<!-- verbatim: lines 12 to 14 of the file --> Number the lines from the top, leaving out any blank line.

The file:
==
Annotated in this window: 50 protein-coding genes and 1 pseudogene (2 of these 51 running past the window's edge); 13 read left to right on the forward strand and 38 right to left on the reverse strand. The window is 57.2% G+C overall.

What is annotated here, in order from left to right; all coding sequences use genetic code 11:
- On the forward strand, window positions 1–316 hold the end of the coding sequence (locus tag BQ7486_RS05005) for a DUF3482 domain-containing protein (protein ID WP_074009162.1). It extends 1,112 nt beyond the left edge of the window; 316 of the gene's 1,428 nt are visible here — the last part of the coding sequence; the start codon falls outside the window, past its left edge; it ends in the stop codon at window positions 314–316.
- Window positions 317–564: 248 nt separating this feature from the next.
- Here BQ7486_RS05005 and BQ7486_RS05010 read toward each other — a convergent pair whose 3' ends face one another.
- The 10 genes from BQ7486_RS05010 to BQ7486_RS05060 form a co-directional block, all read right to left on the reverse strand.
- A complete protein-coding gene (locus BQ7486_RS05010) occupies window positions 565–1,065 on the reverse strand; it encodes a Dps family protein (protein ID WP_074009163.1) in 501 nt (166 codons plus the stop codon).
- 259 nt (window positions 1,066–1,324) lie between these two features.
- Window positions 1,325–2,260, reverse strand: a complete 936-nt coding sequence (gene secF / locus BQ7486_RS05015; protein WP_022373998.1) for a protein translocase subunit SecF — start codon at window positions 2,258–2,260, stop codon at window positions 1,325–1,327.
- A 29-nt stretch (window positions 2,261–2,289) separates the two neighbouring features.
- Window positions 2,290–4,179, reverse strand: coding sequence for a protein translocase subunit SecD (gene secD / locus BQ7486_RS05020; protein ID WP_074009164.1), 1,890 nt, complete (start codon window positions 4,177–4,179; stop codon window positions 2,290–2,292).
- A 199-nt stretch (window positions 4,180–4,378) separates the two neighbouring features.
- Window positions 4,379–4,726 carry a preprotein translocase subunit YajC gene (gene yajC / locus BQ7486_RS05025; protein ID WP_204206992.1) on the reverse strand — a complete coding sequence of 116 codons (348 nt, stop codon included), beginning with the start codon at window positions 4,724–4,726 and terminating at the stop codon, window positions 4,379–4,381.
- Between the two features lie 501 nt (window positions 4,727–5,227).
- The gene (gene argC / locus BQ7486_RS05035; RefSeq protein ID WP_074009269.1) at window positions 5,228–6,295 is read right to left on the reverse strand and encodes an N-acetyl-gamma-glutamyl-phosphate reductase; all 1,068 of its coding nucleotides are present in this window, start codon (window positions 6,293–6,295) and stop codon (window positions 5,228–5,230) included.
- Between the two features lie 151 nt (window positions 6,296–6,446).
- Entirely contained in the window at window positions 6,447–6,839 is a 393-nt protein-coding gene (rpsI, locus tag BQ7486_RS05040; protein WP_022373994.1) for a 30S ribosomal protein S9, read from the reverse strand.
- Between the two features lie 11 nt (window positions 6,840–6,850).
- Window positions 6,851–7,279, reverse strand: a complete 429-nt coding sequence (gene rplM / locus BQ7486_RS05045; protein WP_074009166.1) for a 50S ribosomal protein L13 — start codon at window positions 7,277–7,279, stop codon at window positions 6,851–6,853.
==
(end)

- A 199-nt stretch (window positions 4,180–4,378) separates the two neighbouring features.
- Window positions 4,379–4,726 carry a preprotein translocase subunit YajC gene (gene yajC / locus BQ7486_RS05025; protein ID WP_204206992.1) on the reverse strand — a complete coding sequence of 116 codons (348 nt, stop codon included), beginning with the start codon at window positions 4,724–4,726 and terminating at the stop codon, window positions 4,379–4,381.
- Between the two features lie 501 nt (window positions 4,727–5,227).